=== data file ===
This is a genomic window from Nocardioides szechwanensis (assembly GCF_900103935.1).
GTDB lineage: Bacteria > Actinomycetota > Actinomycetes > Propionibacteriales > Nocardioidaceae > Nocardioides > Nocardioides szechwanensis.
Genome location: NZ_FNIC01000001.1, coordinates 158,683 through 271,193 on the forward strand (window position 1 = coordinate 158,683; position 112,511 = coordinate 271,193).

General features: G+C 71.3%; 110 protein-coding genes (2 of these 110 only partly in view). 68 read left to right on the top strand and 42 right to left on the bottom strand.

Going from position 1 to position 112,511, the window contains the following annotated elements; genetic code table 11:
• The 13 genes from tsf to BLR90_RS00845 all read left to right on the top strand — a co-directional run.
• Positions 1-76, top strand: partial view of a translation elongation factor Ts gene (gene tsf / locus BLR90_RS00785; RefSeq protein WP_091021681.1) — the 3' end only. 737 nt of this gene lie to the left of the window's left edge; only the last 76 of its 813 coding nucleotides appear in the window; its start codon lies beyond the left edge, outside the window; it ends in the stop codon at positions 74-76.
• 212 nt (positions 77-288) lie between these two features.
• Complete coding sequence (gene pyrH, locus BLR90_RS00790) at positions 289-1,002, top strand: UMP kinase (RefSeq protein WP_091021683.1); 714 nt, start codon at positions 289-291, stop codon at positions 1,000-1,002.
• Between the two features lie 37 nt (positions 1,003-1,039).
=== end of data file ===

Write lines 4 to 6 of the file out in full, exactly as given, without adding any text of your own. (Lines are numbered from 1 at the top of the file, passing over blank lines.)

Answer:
General features: G+C 71.3%; 110 protein-coding genes (2 of these 110 only partly in view). 68 read left to right on the top strand and 42 right to left on the bottom strand.

Going from position 1 to position 112,511, the window contains the following annotated elements; genetic code table 11:
• The 13 genes from tsf to BLR90_RS00845 all read left to right on the top strand — a co-directional run.